Design thinking is a methodology that puts human needs at the center of design decisions, reframing the design challenge at hand in human-centric ways. Designers try to find multiple solutions in brainstorming sessions and use prototyping and testing to ensure the best solution for learners. The design thinking process consists of five stages: empathize, define, ideate, prototype and test.
In the first stage of the design thinking process, “empathize,” instructional designers should put aside their own assumptions about the learner and the design challenge and look for insights into their users instead. Immerse yourself into the physical environment, consult experts, and engage and empathize with learners to understand where they are coming from and what drives and motivates them. Here are a few ways to achieve a better understanding of your learners.
Interview and Observe
In order to learn more about your users, you first have to meet them where they are. Put yourself in their shoes, and try to understand what their day-to-day looks like. Schedule meetings and interviews to ask questions, and use observations to develop a realistic picture of the learner. Talk to supervisors and managers to learn more about high performers and strugglers, and focus on how the learning experience can help develop their skills.
An empathy map is a great way to summarize what you learned during interviews and observations. It’s commonly divided into four quadrants describing what the learner said, did, thought and felt. It’s easy to determine what a learner said or did, but it can be a bit more complicated to fill in what they thought and felt.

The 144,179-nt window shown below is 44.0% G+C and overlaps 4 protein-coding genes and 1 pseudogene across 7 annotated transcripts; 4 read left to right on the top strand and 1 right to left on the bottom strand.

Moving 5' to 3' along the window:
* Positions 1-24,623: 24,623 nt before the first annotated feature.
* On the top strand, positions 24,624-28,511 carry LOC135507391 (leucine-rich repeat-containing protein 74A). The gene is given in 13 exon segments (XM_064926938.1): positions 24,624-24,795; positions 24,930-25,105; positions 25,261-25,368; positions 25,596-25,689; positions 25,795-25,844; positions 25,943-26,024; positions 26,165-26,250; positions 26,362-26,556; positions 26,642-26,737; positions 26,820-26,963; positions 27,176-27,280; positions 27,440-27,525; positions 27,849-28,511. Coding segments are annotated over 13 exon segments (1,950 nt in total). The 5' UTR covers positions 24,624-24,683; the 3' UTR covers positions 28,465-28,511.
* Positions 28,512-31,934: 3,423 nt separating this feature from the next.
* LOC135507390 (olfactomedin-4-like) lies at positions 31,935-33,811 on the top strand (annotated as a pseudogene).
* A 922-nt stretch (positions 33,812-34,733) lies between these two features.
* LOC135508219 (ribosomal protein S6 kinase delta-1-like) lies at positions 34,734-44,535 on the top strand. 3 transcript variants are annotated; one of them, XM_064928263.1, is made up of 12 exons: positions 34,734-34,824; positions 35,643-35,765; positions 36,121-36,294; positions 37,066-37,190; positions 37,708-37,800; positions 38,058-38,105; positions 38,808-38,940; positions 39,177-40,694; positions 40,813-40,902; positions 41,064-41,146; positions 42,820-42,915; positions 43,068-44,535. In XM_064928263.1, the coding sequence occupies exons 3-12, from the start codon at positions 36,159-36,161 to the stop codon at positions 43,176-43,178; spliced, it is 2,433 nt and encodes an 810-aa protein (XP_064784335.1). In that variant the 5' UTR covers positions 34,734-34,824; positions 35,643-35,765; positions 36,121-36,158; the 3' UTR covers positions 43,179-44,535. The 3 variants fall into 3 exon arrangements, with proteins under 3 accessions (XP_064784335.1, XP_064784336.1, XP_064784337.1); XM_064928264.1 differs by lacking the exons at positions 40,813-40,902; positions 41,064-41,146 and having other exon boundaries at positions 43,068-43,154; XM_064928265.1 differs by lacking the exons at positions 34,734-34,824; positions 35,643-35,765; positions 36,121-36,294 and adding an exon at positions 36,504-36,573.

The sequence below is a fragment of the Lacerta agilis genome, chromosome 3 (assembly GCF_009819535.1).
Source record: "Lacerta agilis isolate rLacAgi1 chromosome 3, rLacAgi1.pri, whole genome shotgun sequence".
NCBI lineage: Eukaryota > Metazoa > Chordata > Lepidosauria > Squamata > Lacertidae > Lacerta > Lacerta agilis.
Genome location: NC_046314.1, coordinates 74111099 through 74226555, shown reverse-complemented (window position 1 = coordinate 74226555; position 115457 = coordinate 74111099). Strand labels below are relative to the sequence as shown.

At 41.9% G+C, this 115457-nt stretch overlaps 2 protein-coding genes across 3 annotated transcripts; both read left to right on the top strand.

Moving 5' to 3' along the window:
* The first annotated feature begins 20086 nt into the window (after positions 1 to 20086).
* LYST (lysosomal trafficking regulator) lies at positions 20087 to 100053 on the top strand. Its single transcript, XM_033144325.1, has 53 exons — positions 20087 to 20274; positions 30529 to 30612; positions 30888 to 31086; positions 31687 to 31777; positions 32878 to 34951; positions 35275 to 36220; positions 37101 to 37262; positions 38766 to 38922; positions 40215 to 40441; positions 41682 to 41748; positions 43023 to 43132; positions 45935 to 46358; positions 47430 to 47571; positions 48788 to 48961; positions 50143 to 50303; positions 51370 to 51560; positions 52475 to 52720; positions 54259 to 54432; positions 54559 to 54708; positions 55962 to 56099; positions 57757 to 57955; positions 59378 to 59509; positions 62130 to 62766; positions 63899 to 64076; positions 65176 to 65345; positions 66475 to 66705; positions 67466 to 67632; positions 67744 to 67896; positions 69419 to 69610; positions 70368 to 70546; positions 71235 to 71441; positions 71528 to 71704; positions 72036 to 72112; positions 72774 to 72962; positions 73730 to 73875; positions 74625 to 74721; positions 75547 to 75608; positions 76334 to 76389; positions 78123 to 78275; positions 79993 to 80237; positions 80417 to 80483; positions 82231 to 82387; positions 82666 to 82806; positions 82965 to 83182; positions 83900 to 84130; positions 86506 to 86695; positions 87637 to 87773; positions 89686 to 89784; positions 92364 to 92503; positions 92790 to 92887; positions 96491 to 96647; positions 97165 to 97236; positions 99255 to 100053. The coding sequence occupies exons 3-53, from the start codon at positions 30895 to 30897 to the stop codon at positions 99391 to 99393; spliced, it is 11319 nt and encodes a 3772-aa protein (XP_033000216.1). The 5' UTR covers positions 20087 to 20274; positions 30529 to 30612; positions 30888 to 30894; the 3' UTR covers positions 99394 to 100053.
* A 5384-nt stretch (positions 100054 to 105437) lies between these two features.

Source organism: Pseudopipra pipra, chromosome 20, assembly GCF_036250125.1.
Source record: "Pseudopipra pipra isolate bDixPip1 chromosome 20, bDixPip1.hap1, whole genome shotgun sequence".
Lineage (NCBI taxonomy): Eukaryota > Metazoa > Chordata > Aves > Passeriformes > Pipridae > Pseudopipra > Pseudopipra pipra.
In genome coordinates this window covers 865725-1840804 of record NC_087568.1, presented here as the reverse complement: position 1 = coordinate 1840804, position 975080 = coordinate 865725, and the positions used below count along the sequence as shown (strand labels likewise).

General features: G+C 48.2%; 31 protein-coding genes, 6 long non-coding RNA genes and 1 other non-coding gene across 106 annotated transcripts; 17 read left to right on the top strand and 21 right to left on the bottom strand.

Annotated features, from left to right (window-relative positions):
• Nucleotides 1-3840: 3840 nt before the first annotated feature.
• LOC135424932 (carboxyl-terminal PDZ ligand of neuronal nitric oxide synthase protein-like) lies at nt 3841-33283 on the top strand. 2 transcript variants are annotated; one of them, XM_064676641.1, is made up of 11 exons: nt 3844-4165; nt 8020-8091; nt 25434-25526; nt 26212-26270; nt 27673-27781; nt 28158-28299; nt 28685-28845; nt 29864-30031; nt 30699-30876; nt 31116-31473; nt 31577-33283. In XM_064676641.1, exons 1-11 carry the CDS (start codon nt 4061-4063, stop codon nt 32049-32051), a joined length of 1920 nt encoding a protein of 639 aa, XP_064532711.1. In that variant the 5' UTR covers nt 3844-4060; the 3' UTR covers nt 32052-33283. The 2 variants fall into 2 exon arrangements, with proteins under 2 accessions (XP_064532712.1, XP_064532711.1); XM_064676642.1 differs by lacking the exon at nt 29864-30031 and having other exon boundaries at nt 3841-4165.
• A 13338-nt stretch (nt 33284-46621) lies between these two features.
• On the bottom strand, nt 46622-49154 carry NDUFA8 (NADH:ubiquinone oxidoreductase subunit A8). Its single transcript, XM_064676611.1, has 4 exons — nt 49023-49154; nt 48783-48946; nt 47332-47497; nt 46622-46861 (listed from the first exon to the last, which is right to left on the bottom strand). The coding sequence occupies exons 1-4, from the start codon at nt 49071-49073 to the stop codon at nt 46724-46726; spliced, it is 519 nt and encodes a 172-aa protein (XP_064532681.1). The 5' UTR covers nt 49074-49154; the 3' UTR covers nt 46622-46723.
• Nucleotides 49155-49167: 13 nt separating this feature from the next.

Draw the four quadrants on a whiteboard or large piece of paper, and start writing down the findings from your interviews and observations. Work with your team, and write ideas on sticky notes so you can move them around as needed.
Next, synthesize the learner’s needs based on the empathy map to define the design challenge. Keep in mind that needs are verbs, meaning they describe activities and desires.
As a last step, synthesize your insights. Look at the empathy map and ask why something is the way it is, and use that knowledge to solve the design challenge. Use the empathy map to role-play the persona and ask questions such as, “What would this person do if he or she saw this?” or, “Why would this person not move on to the next step?”
An empathy map is the first step in creating learner personas. Think of personas as fictional, generalized characters, each with individual goals and needs. Information that can help you create a persona on top of the empathy map includes, but is not limited to, job role, biggest challenge, demographic information, personal background, tech savviness and years with the organization. Once learner personas are in place, it becomes more intuitive to create content that resonates with these personas, allowing you to keep the learning experience solution human-centered.
Traditionally, designers complete a target audience analysis. However, design thinking takes this analysis to the next level. It enables instructional designers to create a more human-centered learning experience that makes learning stick. By empathizing with learners, designers create learning experiences that are more meaningful, which increases motivation and engagement. Instead of creating content that no one wants to take part in, create unforgettable experiences that make an actual difference.